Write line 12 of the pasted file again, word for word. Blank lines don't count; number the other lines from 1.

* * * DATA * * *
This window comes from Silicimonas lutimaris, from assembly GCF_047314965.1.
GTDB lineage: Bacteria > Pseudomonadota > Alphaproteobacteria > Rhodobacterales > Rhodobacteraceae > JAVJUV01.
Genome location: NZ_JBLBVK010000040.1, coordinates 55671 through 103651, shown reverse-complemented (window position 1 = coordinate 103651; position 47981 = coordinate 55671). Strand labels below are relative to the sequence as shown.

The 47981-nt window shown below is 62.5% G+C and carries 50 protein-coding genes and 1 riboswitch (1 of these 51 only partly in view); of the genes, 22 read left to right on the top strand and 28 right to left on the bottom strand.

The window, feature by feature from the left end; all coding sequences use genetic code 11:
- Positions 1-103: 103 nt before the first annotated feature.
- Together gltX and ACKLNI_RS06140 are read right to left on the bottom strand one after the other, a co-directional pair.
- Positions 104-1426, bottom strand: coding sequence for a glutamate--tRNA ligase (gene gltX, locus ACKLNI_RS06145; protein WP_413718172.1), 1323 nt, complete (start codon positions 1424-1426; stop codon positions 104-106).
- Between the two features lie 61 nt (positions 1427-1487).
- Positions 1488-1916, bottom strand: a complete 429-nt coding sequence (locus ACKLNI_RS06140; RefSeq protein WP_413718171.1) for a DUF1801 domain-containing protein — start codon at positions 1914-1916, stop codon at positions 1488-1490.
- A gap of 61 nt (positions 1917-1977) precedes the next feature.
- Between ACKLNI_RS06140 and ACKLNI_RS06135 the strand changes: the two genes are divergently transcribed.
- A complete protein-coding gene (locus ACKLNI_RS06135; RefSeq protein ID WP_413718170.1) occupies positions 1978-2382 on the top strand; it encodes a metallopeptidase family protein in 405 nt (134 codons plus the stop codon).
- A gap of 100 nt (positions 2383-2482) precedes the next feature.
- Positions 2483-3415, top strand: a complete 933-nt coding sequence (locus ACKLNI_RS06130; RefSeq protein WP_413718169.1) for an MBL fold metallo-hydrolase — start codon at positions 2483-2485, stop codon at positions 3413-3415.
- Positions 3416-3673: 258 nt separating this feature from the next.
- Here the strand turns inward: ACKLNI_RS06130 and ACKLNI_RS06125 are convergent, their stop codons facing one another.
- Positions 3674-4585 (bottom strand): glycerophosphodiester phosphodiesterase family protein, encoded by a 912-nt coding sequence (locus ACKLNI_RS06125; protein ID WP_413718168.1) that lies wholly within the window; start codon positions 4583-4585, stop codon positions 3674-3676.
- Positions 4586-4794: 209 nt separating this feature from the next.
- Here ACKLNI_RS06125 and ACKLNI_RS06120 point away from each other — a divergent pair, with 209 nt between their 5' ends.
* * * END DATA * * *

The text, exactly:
- Between ACKLNI_RS06140 and ACKLNI_RS06135 the strand changes: the two genes are divergently transcribed.